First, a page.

Synthesis of prebiotic carbohydrates derived from cheese whey permeate by a combined process of isomerisation and transgalactosylation

Authors

  • Marta Corzo-Martínez,

    1. Dpto Bioactividad y Análisis de Alimentos, Instituto de Investigación en Ciencias de la Alimentación, CIAL (CSIC-UAM), CEI (UAM+CSIC), Madrid, Spain
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  • Paula Copoví,

    1. Dpto Bioactividad y Análisis de Alimentos, Instituto de Investigación en Ciencias de la Alimentación, CIAL (CSIC-UAM), CEI (UAM+CSIC), Madrid, Spain
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  • Agustín Olano,

    1. Dpto Bioactividad y Análisis de Alimentos, Instituto de Investigación en Ciencias de la Alimentación, CIAL (CSIC-UAM), CEI (UAM+CSIC), Madrid, Spain
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  • F Javier Moreno,

    1. Dpto Bioactividad y Análisis de Alimentos, Instituto de Investigación en Ciencias de la Alimentación, CIAL (CSIC-UAM), CEI (UAM+CSIC), Madrid, Spain
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  • Antonia Montilla

    Corresponding author
    • Dpto Bioactividad y Análisis de Alimentos, Instituto de Investigación en Ciencias de la Alimentación, CIAL (CSIC-UAM), CEI (UAM+CSIC), Madrid, Spain
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Corresponding autor: Antonia Montilla, Dpto Bioactividad y Análisis de Alimentos, Instituto de Investigación en Ciencias de la Alimentación, CIAL (CSIC-UAM). CEI (UAM+CSIC), Nicolás Cabrera, 9, E-28049, Madrid. Spain. E-mail: a.montilla@csic.es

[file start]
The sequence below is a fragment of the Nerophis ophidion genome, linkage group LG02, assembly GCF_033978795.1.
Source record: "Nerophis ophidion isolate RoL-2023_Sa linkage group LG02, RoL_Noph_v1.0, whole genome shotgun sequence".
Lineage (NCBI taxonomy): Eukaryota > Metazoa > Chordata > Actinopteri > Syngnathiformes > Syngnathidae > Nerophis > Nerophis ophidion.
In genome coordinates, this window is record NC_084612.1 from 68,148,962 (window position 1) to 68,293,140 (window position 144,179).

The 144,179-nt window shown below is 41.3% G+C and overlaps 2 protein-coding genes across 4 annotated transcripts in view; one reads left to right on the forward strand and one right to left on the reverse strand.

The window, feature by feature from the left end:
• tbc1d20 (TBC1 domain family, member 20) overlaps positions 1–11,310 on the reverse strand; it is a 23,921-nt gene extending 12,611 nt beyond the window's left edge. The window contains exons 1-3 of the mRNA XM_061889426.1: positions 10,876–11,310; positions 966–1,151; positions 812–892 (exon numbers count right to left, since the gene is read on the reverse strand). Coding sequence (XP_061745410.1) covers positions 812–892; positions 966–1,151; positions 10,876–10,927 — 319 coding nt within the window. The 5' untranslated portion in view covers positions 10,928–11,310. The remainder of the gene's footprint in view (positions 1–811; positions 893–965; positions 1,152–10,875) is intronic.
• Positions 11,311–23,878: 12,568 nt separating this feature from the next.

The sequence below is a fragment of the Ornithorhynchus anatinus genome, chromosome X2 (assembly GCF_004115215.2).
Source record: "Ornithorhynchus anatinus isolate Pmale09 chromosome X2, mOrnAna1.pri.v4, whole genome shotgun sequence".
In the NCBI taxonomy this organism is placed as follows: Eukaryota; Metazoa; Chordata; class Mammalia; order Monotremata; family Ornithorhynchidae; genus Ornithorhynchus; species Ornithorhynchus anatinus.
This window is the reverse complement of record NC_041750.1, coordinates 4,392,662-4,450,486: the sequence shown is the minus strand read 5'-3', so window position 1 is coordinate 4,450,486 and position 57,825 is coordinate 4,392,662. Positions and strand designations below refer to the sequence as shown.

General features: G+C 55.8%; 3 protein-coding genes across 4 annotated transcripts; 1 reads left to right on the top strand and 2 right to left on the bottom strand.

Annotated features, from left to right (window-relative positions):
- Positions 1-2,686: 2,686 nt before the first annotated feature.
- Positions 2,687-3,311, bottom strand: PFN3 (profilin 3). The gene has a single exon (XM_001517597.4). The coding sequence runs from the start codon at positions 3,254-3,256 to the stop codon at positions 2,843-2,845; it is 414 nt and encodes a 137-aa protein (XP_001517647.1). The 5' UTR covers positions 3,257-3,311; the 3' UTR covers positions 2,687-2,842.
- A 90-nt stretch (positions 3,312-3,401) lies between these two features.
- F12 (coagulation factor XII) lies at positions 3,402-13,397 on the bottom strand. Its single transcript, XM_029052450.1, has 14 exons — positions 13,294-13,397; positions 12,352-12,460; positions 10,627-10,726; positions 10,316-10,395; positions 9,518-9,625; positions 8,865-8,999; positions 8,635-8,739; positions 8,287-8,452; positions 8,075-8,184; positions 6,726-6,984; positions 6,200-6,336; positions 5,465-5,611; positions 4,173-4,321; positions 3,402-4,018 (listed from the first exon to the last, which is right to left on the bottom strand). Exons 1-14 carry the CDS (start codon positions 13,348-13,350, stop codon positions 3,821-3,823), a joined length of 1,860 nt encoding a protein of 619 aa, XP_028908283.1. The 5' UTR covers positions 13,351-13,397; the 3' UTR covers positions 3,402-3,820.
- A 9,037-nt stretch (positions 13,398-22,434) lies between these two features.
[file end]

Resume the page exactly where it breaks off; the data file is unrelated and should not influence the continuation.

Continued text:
Abstract

Background

Lactose from cheese whey permeate (WP) was efficiently isomerised to lactulose using egg shell, a food-grade catalyst, and the subsequent transgalactosylation reaction of this mixture with β-galactosidase from Bacillus circulans gave rise to a wide array of prebiotic carbohydrates derived from lactose and lactulose.

Results

Lactulose obtained by efficient isomerisation of WP (16.1% by weight with respect to the initial amount of lactose) showed great resistance to the hydrolytic action of β-galactosidase from B. circulans, which preferentially hydrolysed lactose, acting as a galactosyl donor and acceptor. Lactulose had capacity as an acceptor, leading to the formation of lactulose-derived oligosaccharides. The enzymatic synthesis was optimised by studying reaction conditions such as pH, temperature, time, enzyme concentration and carbohydrate concentration. The maximum formation of galactooligosaccharides with degrees of polymerisation from 2 to 4 was achieved after 5 h of reaction at pH 6.5 and 50 °C with 300 g kg−1 carbohydrates and 3 U mL−1 β-galactosidase.

Conclusion

These findings indicate that the transgalactosylation of isomerised WP with β-galactosidase from B. circulans could be a new and efficient method to obtain a mixture with 50% of potentially prebiotic carbohydrates composed of lactulose, and galactooligosaccharides derived from lactose and lactulose.

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